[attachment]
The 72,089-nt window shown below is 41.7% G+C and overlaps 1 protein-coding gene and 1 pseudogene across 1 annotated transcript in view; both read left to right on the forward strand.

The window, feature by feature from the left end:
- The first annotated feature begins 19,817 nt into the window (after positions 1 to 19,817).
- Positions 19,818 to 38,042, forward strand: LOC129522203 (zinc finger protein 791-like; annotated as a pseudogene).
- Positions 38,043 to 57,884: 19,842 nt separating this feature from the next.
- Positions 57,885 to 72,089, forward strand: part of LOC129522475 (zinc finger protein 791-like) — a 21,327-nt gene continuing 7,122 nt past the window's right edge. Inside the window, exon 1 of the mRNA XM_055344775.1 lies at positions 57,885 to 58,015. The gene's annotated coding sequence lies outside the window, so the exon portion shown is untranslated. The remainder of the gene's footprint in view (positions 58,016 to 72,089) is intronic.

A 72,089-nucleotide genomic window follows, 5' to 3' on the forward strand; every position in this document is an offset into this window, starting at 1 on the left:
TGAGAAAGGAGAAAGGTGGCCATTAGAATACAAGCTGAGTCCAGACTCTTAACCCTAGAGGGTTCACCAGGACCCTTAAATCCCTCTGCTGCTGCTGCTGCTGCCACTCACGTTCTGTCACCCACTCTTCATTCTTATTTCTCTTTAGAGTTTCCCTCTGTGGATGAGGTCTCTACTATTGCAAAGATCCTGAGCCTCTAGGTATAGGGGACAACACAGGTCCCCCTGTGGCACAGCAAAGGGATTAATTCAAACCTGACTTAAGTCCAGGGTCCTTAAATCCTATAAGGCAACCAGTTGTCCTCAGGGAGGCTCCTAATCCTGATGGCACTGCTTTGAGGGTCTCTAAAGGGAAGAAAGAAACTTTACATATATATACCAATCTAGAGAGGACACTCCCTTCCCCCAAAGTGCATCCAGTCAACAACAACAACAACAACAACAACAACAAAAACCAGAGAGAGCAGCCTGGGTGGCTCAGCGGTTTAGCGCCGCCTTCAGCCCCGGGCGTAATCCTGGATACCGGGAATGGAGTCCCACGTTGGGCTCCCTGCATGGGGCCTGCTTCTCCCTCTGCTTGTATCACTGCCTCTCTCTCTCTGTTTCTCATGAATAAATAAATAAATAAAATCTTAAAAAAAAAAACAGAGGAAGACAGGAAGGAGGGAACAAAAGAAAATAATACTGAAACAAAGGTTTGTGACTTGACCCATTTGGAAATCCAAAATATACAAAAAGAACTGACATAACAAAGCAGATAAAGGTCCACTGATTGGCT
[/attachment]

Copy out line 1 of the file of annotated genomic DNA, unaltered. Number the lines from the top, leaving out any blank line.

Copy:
The 72,089-nt window shown below is 41.7% G+C and overlaps 1 protein-coding gene and 1 pseudogene across 1 annotated transcript in view; both read left to right on the forward strand.